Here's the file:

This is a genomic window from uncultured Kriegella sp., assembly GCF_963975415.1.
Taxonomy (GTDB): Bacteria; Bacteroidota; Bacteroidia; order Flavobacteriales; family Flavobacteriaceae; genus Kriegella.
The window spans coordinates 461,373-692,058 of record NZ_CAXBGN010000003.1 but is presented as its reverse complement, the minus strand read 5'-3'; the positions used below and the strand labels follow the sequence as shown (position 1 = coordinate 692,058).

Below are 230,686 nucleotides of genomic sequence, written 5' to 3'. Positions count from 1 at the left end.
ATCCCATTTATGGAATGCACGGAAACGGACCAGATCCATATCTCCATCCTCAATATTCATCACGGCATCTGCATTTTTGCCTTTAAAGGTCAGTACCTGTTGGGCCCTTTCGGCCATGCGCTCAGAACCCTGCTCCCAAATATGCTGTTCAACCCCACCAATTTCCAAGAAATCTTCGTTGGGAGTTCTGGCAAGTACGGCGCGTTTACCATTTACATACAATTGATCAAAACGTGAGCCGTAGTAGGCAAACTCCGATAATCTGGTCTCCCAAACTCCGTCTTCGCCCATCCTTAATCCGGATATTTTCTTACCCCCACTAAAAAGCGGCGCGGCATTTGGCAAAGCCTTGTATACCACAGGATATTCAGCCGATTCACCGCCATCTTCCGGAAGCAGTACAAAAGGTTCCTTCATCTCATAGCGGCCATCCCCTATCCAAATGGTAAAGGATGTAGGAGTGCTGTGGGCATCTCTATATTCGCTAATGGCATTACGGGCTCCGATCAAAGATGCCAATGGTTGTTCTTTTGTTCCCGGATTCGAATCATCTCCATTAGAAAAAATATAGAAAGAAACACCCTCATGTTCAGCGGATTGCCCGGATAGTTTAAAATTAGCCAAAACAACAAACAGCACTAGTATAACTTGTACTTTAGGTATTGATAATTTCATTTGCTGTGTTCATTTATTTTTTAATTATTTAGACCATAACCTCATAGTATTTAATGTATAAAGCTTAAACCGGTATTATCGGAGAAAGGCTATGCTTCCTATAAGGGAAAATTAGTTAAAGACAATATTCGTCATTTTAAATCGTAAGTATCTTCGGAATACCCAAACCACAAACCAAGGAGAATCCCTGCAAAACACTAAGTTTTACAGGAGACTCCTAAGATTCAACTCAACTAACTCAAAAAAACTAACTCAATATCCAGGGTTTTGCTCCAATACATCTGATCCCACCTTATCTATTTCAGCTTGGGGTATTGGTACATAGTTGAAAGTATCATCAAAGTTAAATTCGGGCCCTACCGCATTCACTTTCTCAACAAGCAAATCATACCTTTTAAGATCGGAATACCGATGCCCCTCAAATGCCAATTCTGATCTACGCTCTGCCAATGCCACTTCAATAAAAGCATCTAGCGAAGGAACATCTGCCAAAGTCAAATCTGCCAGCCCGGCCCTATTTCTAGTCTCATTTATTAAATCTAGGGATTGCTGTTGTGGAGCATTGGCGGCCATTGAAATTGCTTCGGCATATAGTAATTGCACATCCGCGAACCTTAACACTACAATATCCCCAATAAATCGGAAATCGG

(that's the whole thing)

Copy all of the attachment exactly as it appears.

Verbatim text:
This is a genomic window from uncultured Kriegella sp., assembly GCF_963975415.1.
Taxonomy (GTDB): Bacteria; Bacteroidota; Bacteroidia; order Flavobacteriales; family Flavobacteriaceae; genus Kriegella.
The window spans coordinates 461,373-692,058 of record NZ_CAXBGN010000003.1 but is presented as its reverse complement, the minus strand read 5'-3'; the positions used below and the strand labels follow the sequence as shown (position 1 = coordinate 692,058).

Below are 230,686 nucleotides of genomic sequence, written 5' to 3'. Positions count from 1 at the left end.
ATCCCATTTATGGAATGCACGGAAACGGACCAGATCCATATCTCCATCCTCAATATTCATCACGGCATCTGCATTTTTGCCTTTAAAGGTCAGTACCTGTTGGGCCCTTTCGGCCATGCGCTCAGAACCCTGCTCCCAAATATGCTGTTCAACCCCACCAATTTCCAAGAAATCTTCGTTGGGAGTTCTGGCAAGTACGGCGCGTTTACCATTTACATACAATTGATCAAAACGTGAGCCGTAGTAGGCAAACTCCGATAATCTGGTCTCCCAAACTCCGTCTTCGCCCATCCTTAATCCGGATATTTTCTTACCCCCACTAAAAAGCGGCGCGGCATTTGGCAAAGCCTTGTATACCACAGGATATTCAGCCGATTCACCGCCATCTTCCGGAAGCAGTACAAAAGGTTCCTTCATCTCATAGCGGCCATCCCCTATCCAAATGGTAAAGGATGTAGGAGTGCTGTGGGCATCTCTATATTCGCTAATGGCATTACGGGCTCCGATCAAAGATGCCAATGGTTGTTCTTTTGTTCCCGGATTCGAATCATCTCCATTAGAAAAAATATAGAAAGAAACACCCTCATGTTCAGCGGATTGCCCGGATAGTTTAAAATTAGCCAAAACAACAAACAGCACTAGTATAACTTGTACTTTAGGTATTGATAATTTCATTTGCTGTGTTCATTTATTTTTTAATTATTTAGACCATAACCTCATAGTATTTAATGTATAAAGCTTAAACCGGTATTATCGGAGAAAGGCTATGCTTCCTATAAGGGAAAATTAGTTAAAGACAATATTCGTCATTTTAAATCGTAAGTATCTTCGGAATACCCAAACCACAAACCAAGGAGAATCCCTGCAAAACACTAAGTTTTACAGGAGACTCCTAAGATTCAACTCAACTAACTCAAAAAAACTAACTCAATATCCAGGGTTTTGCTCCAATACATCTGATCCCACCTTATCTATTTCAGCTTGGGGTATTGGTACATAGTTGAAAGTATCATCAAAGTTAAATTCGGGCCCTACCGCATTCACTTTCTCAACAAGCAAATCATACCTTTTAAGATCGGAATACCGATGCCCCTCAAATGCCAATTCTGATCTACGCTCTGCCAATGCCACTTCAATAAAAGCATCTAGCGAAGGAACATCTGCCAAAGTCAAATCTGCCAGCCCGGCCCTATTTCTAGTCTCATTTATTAAATCTAGGGATTGCTGTTGTGGAGCATTGGCGGCCATTGAAATTGCTTCGGCATATAGTAATTGCACATCCGCGAACCTTAACACTACAATATCCCCAATAAATCGGAAATCGG